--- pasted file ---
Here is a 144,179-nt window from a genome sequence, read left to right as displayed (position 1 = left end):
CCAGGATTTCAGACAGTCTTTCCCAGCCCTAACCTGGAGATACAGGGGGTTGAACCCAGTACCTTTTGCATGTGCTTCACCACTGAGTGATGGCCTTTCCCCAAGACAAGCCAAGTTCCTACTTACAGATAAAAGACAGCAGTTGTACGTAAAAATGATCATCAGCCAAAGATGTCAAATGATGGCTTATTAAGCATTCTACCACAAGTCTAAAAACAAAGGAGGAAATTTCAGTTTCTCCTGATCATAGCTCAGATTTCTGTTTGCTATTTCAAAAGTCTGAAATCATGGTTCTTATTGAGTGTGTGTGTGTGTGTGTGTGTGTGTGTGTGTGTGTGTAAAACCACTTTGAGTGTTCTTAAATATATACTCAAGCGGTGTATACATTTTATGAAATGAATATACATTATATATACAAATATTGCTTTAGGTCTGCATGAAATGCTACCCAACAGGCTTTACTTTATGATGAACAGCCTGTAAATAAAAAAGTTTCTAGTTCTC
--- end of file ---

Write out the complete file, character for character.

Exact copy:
Here is a 144,179-nt window from a genome sequence, read left to right as displayed (position 1 = left end):
CCAGGATTTCAGACAGTCTTTCCCAGCCCTAACCTGGAGATACAGGGGGTTGAACCCAGTACCTTTTGCATGTGCTTCACCACTGAGTGATGGCCTTTCCCCAAGACAAGCCAAGTTCCTACTTACAGATAAAAGACAGCAGTTGTACGTAAAAATGATCATCAGCCAAAGATGTCAAATGATGGCTTATTAAGCATTCTACCACAAGTCTAAAAACAAAGGAGGAAATTTCAGTTTCTCCTGATCATAGCTCAGATTTCTGTTTGCTATTTCAAAAGTCTGAAATCATGGTTCTTATTGAGTGTGTGTGTGTGTGTGTGTGTGTGTGTGTGTGTGTGTAAAACCACTTTGAGTGTTCTTAAATATATACTCAAGCGGTGTATACATTTTATGAAATGAATATACATTATATATACAAATATTGCTTTAGGTCTGCATGAAATGCTACCCAACAGGCTTTACTTTATGATGAACAGCCTGTAAATAAAAAAGTTTCTAGTTCTC